Underworld: Awakening

Go ahead and hate me, but I liked this damn thing!

Underworld AwakeningLet me say without the slightest fear of contradiction that my profound shallowness as a movie fan is on full display with the unapologetic statement that I truly enjoyed Underworld: Awakening. Yes, I saw it at the IMAX Cinema,and that helped. On the other hand, there is no denying that it is a loud, pulsating, violent extravaganza, and it is without question a mad roller coaster ride.

Let me admit that I have always been attracted to the Underworld films. While this says more about me than I should probably acknowledge, who can forget the preview of the first Underworld movie (2003) where Kate Beckinsale’s vampire, clad in black leather and buckled boots, stares from a crouch into the distance while perched on a dangerous ledge. Nasty for a whole lot of reasons!

Make fun of that observation all you want, but I have always considered the Underworld movies as being man’s revenge for the success of the tepid Twilight films. While women may not particularly care for Ms. Beckinsale’s Selene, how can they remotely defend the fact that their female companions make up the bulk of the audience in the Twilight films while swooning over both the shirtless Taylor Lautner and the pasty Robert Pattison.

Running less than one and a half hours, the new Underworld: Awakening tells the story of mankind’s attempt to eradicate both the vampire and Lycan clans. Held captive in a vegetative state for years, the world’s hottest vampire (any guesses?) escapes, only to learn that Lycans have gained the upper hand.

Along her path to survive she discovers a young girl who may be her daughter. Surprisingly, this provides an interesting twist in the film, especially given the fact that the child is a vicious little beast when pushed too far.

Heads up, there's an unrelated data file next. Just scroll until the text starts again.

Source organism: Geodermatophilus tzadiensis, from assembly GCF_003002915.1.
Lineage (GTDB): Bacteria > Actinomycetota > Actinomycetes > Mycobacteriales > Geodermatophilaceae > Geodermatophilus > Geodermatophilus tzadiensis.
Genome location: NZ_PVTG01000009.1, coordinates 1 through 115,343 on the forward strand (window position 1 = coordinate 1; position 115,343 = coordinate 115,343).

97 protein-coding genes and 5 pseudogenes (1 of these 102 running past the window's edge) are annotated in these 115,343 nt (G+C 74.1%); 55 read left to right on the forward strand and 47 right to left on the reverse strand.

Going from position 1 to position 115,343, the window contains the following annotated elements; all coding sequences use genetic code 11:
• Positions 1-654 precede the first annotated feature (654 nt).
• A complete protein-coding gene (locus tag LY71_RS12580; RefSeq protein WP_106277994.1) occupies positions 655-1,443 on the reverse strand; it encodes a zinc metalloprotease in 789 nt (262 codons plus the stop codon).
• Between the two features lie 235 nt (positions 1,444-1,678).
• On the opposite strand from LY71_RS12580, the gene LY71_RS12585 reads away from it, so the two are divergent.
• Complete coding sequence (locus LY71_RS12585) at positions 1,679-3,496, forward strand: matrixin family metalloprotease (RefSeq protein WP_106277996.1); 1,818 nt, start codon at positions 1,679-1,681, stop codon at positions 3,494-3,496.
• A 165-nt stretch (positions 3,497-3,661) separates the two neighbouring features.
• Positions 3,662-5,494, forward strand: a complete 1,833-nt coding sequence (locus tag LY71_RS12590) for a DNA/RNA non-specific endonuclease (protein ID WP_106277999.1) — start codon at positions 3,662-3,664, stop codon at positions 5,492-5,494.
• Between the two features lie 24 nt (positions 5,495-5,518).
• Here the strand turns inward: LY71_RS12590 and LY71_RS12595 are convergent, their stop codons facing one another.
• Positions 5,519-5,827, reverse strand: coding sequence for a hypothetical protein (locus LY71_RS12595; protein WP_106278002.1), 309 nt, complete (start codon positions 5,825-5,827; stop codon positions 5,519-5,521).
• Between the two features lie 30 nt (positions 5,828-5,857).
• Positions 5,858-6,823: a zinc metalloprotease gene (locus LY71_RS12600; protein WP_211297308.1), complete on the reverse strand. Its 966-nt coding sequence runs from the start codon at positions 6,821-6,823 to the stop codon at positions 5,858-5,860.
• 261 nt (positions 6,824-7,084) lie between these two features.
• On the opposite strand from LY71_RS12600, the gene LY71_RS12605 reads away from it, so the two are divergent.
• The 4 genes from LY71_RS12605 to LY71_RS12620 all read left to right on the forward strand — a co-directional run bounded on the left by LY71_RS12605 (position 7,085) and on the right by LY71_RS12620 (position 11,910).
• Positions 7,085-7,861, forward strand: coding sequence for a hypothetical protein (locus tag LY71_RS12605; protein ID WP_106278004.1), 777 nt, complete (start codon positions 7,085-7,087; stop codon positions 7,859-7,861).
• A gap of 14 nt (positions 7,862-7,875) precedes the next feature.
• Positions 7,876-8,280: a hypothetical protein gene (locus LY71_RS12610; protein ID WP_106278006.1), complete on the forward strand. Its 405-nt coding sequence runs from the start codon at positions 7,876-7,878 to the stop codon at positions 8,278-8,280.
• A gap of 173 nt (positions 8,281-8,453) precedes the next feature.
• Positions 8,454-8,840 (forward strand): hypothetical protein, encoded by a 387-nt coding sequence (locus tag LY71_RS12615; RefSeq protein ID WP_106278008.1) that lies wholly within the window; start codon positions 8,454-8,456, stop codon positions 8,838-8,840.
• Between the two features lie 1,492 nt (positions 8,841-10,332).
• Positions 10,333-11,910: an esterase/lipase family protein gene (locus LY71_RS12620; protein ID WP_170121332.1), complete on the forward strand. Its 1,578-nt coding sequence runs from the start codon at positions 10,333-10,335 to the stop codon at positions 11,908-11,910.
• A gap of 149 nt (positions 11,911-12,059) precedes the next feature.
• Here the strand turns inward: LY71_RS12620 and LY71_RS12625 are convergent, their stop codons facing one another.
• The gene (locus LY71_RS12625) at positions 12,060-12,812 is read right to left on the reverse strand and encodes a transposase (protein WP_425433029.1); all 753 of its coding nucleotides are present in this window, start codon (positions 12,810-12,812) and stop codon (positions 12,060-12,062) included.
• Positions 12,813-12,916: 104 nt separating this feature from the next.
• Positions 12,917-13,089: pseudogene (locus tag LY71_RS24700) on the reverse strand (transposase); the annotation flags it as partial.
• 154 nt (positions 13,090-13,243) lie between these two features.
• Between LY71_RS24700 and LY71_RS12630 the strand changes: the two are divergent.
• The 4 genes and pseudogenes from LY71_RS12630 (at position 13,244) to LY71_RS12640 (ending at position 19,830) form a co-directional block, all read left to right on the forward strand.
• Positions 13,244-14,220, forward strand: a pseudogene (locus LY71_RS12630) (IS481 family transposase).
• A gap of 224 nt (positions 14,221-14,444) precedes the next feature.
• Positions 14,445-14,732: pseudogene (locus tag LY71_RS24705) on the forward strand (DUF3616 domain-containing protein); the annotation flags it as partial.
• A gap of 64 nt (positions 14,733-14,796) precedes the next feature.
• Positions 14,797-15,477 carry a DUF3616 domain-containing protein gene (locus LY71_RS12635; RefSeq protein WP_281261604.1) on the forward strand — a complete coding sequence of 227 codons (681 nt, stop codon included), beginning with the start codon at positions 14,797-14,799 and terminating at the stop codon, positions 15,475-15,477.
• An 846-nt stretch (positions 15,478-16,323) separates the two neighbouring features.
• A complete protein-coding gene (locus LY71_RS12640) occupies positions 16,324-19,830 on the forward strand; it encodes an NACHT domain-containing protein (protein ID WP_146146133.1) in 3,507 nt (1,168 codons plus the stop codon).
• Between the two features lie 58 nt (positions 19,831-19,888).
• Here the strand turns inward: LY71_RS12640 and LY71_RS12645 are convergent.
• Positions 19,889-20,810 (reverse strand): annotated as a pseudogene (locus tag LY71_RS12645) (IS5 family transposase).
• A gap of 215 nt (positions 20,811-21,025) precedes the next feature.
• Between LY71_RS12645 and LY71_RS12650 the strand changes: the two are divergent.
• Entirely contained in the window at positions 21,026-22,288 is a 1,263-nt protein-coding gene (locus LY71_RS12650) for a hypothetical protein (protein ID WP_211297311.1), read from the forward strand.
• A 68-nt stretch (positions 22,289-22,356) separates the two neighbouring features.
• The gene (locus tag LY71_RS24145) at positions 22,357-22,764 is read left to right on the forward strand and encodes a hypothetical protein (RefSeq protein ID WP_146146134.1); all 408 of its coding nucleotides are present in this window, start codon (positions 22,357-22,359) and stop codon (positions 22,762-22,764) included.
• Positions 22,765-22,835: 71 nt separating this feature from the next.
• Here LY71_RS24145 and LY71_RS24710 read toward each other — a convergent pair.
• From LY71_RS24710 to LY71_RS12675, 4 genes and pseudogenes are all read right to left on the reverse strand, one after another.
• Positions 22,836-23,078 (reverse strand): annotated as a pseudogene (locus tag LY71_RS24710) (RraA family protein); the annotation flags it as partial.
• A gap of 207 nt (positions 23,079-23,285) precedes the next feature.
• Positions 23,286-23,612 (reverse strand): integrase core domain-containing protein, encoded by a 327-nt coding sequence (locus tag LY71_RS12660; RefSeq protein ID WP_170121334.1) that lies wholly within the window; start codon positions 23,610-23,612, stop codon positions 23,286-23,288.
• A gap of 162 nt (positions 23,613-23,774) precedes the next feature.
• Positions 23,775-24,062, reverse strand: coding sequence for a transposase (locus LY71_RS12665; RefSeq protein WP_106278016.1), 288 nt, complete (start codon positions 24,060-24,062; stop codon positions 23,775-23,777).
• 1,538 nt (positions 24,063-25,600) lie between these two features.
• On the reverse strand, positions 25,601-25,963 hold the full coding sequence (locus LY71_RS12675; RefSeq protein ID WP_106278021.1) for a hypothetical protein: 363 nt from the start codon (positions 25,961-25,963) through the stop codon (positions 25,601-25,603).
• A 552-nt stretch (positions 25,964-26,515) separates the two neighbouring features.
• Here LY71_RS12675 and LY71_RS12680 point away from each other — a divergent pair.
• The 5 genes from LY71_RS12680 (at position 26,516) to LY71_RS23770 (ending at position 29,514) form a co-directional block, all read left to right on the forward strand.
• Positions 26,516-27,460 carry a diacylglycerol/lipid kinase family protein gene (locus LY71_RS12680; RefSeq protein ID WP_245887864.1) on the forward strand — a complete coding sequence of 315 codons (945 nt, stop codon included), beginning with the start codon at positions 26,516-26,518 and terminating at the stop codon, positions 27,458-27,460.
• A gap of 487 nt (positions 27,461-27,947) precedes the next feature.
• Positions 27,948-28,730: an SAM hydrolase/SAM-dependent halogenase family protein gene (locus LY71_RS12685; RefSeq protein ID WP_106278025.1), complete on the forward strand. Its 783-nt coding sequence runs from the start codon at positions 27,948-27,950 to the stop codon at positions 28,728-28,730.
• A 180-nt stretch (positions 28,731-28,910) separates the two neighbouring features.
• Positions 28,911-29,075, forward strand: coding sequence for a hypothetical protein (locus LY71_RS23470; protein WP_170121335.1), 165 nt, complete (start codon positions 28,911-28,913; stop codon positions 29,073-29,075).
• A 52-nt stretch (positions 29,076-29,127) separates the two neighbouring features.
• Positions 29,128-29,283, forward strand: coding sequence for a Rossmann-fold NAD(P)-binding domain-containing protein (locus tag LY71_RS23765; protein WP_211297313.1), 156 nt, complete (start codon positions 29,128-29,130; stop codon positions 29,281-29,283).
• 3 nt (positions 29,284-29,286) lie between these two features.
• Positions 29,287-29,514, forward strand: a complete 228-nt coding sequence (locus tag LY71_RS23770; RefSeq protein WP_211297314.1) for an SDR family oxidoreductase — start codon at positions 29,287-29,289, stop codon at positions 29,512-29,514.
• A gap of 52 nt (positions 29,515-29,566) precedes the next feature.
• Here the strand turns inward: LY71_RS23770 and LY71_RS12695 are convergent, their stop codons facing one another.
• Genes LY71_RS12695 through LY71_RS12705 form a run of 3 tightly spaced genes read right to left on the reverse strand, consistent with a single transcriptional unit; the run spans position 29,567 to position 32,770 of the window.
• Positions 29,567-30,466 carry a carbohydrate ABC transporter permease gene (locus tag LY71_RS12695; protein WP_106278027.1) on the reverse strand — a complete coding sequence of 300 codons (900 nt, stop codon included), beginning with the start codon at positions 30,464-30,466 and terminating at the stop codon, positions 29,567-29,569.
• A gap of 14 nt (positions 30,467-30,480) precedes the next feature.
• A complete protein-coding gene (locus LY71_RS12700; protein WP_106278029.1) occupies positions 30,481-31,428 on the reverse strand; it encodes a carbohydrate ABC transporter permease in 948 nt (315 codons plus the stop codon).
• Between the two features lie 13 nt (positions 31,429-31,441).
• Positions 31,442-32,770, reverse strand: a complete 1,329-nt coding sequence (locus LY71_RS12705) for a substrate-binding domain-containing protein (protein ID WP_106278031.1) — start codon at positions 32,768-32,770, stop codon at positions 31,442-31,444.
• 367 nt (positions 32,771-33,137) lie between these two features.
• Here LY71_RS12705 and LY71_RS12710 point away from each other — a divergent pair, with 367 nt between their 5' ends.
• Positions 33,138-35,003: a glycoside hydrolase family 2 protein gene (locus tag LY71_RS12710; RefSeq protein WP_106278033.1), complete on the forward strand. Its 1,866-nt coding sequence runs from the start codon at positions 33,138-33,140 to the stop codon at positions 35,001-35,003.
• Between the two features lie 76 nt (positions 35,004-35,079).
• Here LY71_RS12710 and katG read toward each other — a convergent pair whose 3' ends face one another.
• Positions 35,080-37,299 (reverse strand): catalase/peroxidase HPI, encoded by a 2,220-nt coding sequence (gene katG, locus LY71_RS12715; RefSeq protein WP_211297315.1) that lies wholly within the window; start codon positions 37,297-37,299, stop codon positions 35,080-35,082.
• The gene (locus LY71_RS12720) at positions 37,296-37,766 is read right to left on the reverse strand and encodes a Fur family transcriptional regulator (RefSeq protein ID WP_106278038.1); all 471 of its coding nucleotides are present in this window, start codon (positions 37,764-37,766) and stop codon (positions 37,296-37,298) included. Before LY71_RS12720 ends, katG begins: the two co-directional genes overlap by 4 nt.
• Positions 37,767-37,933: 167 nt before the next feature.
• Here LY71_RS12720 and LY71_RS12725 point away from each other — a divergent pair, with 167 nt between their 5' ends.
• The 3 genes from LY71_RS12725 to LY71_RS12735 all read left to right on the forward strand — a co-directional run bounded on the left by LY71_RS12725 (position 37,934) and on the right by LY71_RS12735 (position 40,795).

Look, there is seldom a scene where someone or some thing isn’t dying horribly, so that may not be your cup of tea. However, Ms. Beckinsale, as seductive as she is steamy, repeatedly kills deserving people and monsters at random with two handguns that never run out of ammunition, so who can really find fault with that?

The most recent Underworld is enormously helped by the appearance of the wonderful Irish actor, Stephen Rea, here as the lead Lycan villain. Mr. Rea is a spectacular actor as previously demonstrated in such provocative films as The Crying Game (1992), Michael Collins (1996), The End of the Affair (1999) and V for Vendetta (2005), and his appearance here as a guy you can hate elevates the movie in every respect.

Let me put it this way. While there are many reasons to criticize the most recent Twilight movie, the most profound was the fact that a young woman married a vampire and completely failed to have any discussion over the possibility that sex could immediately result in a pregnancy. Ms. Beckinsale doesn’t trouble us with this type of mindless confusion, as who could really get her out of her black leather outfit anyway?

Finally, I pointed out in my review of Haywire how Gina Carano’s Mallory could have been a twisted sister of Lizbeth Salander in the Dragon Tattoo movies. Our lovely vampire Selene could easily join that group, and I can only hope that the three of them eventually find a way to star together in one film. I would like to imagine them going to the Republican Presidential Convention this year, but I am probably letting my fantasies get far away from me.